Now: Pensions has defended its charging model after criticism from Labour MP Steve McCabe, who alleged the provider’s structure had "eaten away the entire pot of some of their customers".
Mr McCabe, member of the Work and Pensions select committee, said at a hearing in Parliament earlier this month (February 6) that Now: Pensions had a charging structure where they charged a £1,50 admin fee per month per member on top of a 0.3 per cent annual management charge.
He questioned the Financial Conduct Authority (FCA) on the matter but the regulator referred him to The Pensions Regulator (TPR).
In a letter to Mr McCabe published yesterday (February 18), Adrian Boulding, director of policy at Now: Pensions said the provider had spent a lot of time thinking how to structure its member charges "so that they are simple, transparent and fair".
Most pension providers charge a flat annual management charge based on a percentage of the fund, he noted.
By separating the fees, "it is clear to members how much they are paying for investment management and how much for scheme administration and communication," Mr Boulding said.
"It also means that those with larger pension pots aren’t overly subsidising those with smaller pots," he added.
Despite recognising the average pension pot at Now: Pensions remained small, currently about £500, and that there was a risk for members who changed jobs that their "pot will be eroded by charges", Mr Boulding said in the long run, it would lead to more valuable pots.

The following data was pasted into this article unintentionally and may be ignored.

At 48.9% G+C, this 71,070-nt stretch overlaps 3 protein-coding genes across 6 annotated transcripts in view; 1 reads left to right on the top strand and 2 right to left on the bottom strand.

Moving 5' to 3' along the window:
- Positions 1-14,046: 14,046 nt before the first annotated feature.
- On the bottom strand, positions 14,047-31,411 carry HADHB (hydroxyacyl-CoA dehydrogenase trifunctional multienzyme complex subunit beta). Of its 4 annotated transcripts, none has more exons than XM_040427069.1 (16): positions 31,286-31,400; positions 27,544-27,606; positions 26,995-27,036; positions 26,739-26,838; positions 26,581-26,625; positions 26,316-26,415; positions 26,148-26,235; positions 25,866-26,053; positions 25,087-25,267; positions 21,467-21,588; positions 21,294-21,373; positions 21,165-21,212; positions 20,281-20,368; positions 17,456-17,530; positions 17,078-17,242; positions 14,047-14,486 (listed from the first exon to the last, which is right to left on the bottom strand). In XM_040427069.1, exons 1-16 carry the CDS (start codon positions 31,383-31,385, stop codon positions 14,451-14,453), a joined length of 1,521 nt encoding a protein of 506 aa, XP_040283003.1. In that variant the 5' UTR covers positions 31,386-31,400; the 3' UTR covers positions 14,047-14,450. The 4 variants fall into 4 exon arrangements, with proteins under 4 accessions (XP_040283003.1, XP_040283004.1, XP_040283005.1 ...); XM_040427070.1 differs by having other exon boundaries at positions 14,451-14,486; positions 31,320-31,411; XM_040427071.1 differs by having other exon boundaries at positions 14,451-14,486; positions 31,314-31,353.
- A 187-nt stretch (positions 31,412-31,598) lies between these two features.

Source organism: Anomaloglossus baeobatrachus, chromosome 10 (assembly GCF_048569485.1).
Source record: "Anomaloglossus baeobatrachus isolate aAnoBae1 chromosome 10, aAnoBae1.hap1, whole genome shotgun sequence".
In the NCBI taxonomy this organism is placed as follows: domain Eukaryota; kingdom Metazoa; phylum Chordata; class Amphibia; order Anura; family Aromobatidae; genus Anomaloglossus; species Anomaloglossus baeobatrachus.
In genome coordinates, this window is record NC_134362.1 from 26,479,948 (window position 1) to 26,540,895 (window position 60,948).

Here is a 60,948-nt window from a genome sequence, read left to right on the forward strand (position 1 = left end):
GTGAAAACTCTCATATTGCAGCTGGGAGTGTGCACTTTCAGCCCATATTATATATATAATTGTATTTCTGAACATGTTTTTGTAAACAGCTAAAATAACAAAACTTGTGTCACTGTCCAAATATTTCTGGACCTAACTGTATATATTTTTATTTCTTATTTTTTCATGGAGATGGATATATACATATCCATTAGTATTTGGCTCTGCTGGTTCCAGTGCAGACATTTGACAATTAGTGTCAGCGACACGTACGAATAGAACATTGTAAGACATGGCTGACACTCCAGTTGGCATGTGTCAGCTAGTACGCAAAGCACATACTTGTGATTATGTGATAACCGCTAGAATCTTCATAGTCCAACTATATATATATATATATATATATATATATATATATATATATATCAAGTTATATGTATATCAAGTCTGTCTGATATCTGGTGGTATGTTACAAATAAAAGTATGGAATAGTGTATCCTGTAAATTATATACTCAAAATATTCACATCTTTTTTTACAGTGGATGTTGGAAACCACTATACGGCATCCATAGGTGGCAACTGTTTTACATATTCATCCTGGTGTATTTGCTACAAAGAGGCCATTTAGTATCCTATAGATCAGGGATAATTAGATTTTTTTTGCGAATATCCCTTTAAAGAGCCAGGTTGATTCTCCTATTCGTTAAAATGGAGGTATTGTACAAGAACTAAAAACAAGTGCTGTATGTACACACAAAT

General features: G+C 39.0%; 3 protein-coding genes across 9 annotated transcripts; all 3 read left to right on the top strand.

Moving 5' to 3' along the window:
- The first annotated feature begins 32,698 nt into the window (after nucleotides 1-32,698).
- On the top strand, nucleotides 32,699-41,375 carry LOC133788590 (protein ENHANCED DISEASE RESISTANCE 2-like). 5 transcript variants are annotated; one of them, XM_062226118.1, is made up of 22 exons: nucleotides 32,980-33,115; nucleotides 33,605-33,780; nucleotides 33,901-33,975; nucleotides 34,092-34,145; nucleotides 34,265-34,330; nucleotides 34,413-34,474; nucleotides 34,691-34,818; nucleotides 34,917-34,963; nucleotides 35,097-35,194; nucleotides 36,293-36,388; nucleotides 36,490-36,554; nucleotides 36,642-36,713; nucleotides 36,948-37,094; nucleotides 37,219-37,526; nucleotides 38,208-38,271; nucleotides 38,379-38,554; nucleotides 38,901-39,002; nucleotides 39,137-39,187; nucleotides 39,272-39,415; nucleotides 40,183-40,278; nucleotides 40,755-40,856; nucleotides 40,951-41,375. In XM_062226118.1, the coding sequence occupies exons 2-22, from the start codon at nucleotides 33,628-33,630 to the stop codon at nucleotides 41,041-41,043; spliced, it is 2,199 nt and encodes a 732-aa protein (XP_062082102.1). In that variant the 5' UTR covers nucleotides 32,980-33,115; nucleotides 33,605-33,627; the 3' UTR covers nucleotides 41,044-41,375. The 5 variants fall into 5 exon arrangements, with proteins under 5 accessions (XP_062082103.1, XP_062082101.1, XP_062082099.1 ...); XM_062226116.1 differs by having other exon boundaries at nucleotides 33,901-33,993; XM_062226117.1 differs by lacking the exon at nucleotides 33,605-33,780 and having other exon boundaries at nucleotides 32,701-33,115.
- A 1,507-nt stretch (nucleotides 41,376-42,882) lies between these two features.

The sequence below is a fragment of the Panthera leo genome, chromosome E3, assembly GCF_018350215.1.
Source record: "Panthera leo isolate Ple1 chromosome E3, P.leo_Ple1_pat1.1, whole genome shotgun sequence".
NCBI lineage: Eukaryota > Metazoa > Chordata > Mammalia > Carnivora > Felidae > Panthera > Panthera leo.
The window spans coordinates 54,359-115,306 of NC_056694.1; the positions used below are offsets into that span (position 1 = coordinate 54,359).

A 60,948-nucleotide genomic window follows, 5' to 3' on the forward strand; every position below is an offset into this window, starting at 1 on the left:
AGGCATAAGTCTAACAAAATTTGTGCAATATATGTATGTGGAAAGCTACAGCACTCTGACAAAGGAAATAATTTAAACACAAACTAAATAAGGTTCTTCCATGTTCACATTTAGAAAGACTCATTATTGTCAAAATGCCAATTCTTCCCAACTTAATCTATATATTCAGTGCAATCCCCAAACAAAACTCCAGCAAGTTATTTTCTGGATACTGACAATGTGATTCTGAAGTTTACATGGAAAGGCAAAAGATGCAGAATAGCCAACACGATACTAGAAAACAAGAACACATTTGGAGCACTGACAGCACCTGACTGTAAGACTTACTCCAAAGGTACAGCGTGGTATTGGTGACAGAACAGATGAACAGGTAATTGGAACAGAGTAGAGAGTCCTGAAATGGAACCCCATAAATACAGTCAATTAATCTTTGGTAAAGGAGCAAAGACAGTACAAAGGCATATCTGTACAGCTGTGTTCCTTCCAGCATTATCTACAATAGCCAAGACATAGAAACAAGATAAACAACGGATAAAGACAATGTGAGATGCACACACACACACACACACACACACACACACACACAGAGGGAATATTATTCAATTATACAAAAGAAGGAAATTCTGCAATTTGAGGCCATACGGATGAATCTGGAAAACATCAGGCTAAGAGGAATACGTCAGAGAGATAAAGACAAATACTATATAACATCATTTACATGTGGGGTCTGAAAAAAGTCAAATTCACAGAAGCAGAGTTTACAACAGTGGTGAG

He said: "Structuring our charges in this way rewards long-term saving as we hope the vast majority of our members, like us, are in it for the long haul."
Mr Boulding also said the provider encouraged members changing jobs to consider consolidating their pension funds as it may be more cost-effective, and that Now: Pensions doesn’t charge for transfers into or out of the scheme.
He added Now: Pensions was part of a group working within the Pensions and Lifetime Savings Association (PLSA) looking at how the issue of multiple small pots can be addressed.
He said: "We find we are uniquely placed to lead the thinking in this area, as we are clearly seeking solutions in the interests of our own members, not for our own commercial benefit."
Last week it emerged investment firm Cardano has agreed to acquire the provider for an undisclosed sum.
Meanwhile Now: Pensions, currently owned by Danish pension fund ATP, recently announced it has resolved its historic administrative issues with the regulator.
A year ago, the provider received a £70,000 fine from the watchdog due to problems with collecting contributions, and its failure to communicate these problems to members.